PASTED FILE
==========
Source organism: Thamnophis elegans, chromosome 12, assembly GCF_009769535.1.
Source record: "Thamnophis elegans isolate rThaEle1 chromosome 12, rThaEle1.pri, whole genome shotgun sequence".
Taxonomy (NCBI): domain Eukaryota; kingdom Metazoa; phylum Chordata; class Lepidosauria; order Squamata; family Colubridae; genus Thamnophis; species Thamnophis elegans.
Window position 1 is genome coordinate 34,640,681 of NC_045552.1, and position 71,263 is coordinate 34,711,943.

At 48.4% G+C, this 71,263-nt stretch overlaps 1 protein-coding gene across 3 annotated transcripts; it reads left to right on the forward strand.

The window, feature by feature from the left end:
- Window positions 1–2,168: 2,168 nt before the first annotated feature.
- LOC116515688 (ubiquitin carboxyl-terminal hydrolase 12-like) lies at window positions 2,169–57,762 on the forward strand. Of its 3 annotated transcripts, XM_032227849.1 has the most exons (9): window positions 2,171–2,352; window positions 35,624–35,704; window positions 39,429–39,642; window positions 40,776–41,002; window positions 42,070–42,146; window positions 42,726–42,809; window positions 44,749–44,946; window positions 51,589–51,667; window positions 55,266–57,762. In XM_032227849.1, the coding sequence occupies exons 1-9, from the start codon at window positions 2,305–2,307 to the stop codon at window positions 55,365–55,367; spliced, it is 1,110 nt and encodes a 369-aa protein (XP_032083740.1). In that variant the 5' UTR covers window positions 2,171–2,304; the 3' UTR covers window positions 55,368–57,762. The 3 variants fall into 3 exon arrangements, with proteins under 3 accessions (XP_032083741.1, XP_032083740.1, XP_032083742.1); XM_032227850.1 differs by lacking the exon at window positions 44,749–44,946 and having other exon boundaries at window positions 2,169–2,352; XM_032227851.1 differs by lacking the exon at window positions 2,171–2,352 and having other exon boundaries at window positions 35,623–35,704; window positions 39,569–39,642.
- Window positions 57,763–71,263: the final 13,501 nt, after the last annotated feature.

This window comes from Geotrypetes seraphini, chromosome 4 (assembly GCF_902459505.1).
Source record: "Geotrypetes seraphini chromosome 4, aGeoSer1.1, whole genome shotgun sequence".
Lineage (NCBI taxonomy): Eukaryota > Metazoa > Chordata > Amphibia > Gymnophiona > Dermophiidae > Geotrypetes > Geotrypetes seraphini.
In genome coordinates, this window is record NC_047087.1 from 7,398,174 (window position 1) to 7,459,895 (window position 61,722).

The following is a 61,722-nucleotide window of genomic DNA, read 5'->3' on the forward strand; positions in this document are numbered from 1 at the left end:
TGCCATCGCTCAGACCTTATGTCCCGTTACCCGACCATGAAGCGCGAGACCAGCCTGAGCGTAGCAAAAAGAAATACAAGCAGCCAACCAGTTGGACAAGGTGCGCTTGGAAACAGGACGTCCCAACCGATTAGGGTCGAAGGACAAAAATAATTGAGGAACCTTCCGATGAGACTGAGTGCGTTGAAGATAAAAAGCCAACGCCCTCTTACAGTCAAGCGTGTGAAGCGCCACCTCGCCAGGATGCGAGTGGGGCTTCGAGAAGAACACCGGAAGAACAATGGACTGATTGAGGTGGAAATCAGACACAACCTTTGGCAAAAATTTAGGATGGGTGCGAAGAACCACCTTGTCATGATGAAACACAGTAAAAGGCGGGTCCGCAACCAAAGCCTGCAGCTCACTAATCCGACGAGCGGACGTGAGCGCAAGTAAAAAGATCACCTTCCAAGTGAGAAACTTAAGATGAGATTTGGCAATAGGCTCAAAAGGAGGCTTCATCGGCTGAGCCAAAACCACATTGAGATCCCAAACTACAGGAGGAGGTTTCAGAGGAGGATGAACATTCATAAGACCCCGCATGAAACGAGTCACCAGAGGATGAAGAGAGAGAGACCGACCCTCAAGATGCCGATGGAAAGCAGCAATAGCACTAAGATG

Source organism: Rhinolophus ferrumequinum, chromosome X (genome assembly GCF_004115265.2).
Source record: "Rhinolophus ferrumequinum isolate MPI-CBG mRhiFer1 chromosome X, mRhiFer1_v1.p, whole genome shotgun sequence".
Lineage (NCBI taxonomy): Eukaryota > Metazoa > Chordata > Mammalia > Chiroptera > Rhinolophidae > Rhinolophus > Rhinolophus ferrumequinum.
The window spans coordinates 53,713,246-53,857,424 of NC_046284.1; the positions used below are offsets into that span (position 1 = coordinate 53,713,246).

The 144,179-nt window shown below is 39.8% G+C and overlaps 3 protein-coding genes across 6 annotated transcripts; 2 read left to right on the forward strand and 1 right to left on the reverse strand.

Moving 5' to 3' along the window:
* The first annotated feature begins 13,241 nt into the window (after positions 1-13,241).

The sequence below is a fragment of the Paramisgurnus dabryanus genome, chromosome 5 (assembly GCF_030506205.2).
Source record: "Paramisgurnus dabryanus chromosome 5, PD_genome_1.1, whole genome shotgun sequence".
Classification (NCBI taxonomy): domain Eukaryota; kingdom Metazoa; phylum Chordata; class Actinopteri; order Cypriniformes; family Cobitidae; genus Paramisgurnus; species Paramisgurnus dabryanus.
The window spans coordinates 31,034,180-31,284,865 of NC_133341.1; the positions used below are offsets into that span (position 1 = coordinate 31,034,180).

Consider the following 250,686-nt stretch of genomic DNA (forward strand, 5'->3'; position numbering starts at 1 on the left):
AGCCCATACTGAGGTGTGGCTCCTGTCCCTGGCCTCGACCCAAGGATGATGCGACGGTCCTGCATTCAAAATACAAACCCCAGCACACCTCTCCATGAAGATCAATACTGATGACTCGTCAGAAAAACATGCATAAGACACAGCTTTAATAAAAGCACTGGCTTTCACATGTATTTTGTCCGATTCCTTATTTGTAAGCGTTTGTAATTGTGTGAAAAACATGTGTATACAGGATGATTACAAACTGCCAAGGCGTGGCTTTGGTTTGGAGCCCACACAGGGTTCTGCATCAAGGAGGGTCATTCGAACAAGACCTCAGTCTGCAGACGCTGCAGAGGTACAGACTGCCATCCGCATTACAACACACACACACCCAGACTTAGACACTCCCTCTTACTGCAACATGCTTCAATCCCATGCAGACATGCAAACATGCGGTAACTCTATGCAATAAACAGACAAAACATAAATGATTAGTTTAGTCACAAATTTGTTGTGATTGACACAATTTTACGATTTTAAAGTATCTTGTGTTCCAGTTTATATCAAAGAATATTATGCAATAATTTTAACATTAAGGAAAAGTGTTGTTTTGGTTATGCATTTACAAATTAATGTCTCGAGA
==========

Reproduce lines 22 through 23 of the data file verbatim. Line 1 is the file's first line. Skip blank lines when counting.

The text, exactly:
* The first annotated feature begins 13,241 nt into the window (after positions 1-13,241).

The sequence below is a fragment of the Paramisgurnus dabryanus genome, chromosome 5 (assembly GCF_030506205.2).